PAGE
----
Seven men were travelling on foot through the eastern Croatia before they encountered the Croatian police. The interviewee tells that their intention was to arrive at the northwestern city of Rijeka, on the Croatian coast.
At 5pm on 5th of November 2018 this group of Iranian males left the makeshift camp (known as Miral) in Polje, and walked south from the municipality of Velika Kladusa in Bosnia to reach the border area with Croatia. The group crossed the borders at dusk and the interviewee says they spent approximately six hours resting overnight in the forest before continuing on foot into Croatia. The following morning on 6th of November, at first light, the men continued their journey and walked for around twelve hours. The respondent tells that they were walking in exposed woodland around 20 km south of Slunj, near the village of Novo Selo, when they were observed by a stationary white police van. The time was approximately 4pm.
”We couldn’t hide, it was fall.”
Unable to conceal their position from the police, the men tried to move away from the vehicle, heading in the opposite direction into the forest. They followed a track in the woods, but as it bent around a low hill, they were apprehended by four Croatian police officers dressed in black uniforms. About the police the respondent remarked:
”[They were] border police, it was obvious.”
These officers made the group sit down on the track and wait in silence while they called a colleague. Soon another male officer dressed in similar black uniform arrived on the scene. The men were ordered to:
”Stand up and follow me.”
The seven men were made to march in escort by these five officers and brought to a village a short distance away. The men were ordered again to sit down, this time on the roadside in a semi-residential area where there were houses. The respondent says that they were forced to sit on the ground, while local Croatians walked past. The officers frisked the bodies and removed the belongings of the men in front of the civilian witnesses. At this time the victims asked the police for the opportunity to make an asylum claim in Croatia. But the officers only responded by laughing and insulting the group in Croatian.
”The same thing happened before [when asking for asylum]. They [the Croatian police] didn’t even listen.”
The respondent tried to reiterate his intention for asylum, telling the police that he was being persecuted in Iran for his Christian faith. He asked the officers:
”Aren’t you Christian?”
To which he said they replied:
”We hate all of you, doesn’t matter if you’re Christians, only because you are from the Middle East.”
After the body searches and theft of possessions the men were loaded into a white combi vehicle. This was brought by an officer as they were sat crouched in the village. All seven individuals were put into the rear passenger area of the van. The man interviewed describes how the heat in the back of the combi was raised by a thermostat, so that the journey to the border was nauseous.
The trip took around 30 minutes and when the van was stopped, the back doors were opened to the passenger area. It was dark outside, and they had arrived at the rural border area (Croatian farmland on the border with Bosnia, close to Bosnian town Zagrad) at around 6 pm.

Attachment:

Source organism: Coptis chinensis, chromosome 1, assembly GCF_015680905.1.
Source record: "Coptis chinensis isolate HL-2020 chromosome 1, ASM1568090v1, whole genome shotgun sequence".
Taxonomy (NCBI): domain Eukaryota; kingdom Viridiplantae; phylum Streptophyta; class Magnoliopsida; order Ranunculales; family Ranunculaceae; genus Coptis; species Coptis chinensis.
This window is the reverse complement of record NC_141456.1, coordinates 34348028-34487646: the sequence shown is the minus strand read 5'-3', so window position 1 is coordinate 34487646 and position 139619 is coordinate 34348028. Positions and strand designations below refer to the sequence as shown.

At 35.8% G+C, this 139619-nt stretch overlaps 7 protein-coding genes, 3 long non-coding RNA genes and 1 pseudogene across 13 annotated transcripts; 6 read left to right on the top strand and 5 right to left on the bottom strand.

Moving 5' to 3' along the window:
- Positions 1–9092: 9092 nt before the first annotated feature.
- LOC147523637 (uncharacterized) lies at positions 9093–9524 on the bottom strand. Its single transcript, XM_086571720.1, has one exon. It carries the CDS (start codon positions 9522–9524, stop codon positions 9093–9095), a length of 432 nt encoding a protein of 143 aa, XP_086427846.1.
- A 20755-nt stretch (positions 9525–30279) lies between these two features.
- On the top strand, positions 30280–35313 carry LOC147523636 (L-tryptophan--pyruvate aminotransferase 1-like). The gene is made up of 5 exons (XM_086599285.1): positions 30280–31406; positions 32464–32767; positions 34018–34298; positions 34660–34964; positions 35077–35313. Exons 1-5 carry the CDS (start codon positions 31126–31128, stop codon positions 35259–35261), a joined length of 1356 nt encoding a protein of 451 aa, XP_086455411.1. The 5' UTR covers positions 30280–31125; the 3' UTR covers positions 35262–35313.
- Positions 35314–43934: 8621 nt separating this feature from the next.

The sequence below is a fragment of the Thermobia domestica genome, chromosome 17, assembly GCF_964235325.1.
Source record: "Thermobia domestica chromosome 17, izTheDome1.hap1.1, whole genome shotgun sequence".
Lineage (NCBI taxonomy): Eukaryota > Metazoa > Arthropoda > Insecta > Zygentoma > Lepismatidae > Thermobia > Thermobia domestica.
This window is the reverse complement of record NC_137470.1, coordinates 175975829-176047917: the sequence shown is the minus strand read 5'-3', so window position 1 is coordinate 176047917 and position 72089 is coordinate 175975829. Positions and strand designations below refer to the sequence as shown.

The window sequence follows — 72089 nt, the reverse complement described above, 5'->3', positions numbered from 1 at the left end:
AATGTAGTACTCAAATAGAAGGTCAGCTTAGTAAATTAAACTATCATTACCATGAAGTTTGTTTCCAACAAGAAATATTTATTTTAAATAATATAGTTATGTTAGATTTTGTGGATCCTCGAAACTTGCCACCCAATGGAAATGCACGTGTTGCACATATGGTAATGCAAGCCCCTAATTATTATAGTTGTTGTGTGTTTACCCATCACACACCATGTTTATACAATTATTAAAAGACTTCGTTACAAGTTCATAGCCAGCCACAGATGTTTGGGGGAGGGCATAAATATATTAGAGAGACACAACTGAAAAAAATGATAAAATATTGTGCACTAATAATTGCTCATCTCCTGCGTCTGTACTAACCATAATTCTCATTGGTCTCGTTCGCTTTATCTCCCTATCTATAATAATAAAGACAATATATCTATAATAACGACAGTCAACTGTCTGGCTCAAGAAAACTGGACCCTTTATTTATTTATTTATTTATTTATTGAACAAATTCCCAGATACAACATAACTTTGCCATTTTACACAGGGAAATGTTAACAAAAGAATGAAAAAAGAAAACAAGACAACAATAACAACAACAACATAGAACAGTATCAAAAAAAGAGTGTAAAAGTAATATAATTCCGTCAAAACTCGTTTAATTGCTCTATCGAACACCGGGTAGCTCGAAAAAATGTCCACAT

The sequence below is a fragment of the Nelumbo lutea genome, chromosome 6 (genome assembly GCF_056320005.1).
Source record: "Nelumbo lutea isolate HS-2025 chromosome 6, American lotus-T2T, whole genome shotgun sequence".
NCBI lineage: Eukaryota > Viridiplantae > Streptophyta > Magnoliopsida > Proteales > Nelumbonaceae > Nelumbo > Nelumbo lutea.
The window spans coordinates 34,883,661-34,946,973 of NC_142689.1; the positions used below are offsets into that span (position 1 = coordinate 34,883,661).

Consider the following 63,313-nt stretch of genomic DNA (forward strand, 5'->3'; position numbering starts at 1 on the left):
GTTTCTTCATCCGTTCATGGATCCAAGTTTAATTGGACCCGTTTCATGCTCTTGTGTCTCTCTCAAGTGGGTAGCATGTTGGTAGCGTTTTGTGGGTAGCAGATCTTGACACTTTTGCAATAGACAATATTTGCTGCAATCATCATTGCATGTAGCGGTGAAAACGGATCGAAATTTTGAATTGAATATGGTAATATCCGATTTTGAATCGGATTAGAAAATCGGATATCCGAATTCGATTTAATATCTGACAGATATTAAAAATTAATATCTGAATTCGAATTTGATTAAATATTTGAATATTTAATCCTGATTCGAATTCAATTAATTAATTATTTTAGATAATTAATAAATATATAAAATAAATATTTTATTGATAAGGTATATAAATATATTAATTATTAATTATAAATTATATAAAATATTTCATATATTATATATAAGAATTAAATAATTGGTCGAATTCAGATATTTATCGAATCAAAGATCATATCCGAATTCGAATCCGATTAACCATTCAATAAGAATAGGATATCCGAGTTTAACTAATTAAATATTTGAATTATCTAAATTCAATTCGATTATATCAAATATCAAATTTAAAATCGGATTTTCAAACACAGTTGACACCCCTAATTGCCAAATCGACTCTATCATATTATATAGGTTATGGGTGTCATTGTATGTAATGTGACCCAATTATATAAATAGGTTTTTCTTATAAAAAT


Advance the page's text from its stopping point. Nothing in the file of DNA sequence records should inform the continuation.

At the back of the van stood a circle of four officers dressed also in black. They wore face masks, so the respondent could not see any identifying features. One of the officers beckoned them out one by one. As each of the victim came out, the Croatian officers beat the men with police issued batons and kicked at their shins with reinforced black boots. The officers struck the men over the head and on the torso with the truncheons, and kicked their ankles and lower legs. Once these four officers had finished with each man, they shouted at the victims to pass through a small gap in the bushes (in the direction of BiH territory). The respondent shares how:
”They [the Croatian officers] told us to run.”
The men were pushed through into a small track and believed they were being set free back into Bosnia. But at the end of the short path were four more officers in black concealed. The further ambush also wore black Croatian police uniforms and were wearing face masks. They struck the men with batons and kicked/tripped them as they emerged from the bushes. The whole ordeal lasted around 10-15 minutes, after which all the eight officers returned to their vehicles and left.
All the men were severely injured and disorientated. It was dark and they sat crouched in some bushes, waiting to see if the Croatian officers would return. When they felt it was safe to move they began walking, trying to find their bearings and return to Velika Kladusa. However it was dark and they were unable to recognise the terrain. The men spent a further night sleeping outside in the cold (with open wounds and bruising from the attack by Croatian police). In the morning they began to walk again, hoping to find their way.
However, the group accidentally walked into Croatian territory, bewildered by the open farmland. When the men saw a woman trying to make a phone call (which they believed was to the police), they realised they had crossed back into Croatia. They headed in the opposite direction and eventually found a road leading back through the west side of Zagrad into Bosnia. By this route they returned to the improvised sheltered accommodation near Velika Kladusa.
The injuries sustained are consistent with lateral strikes applied with extreme forced using a blunted smooth object such as a baton/truncheon. The scars are consistent with form of assault described above and were treated the following morning on 7th of November 2018 at Miral (improvised camp) by the MSF field clinic.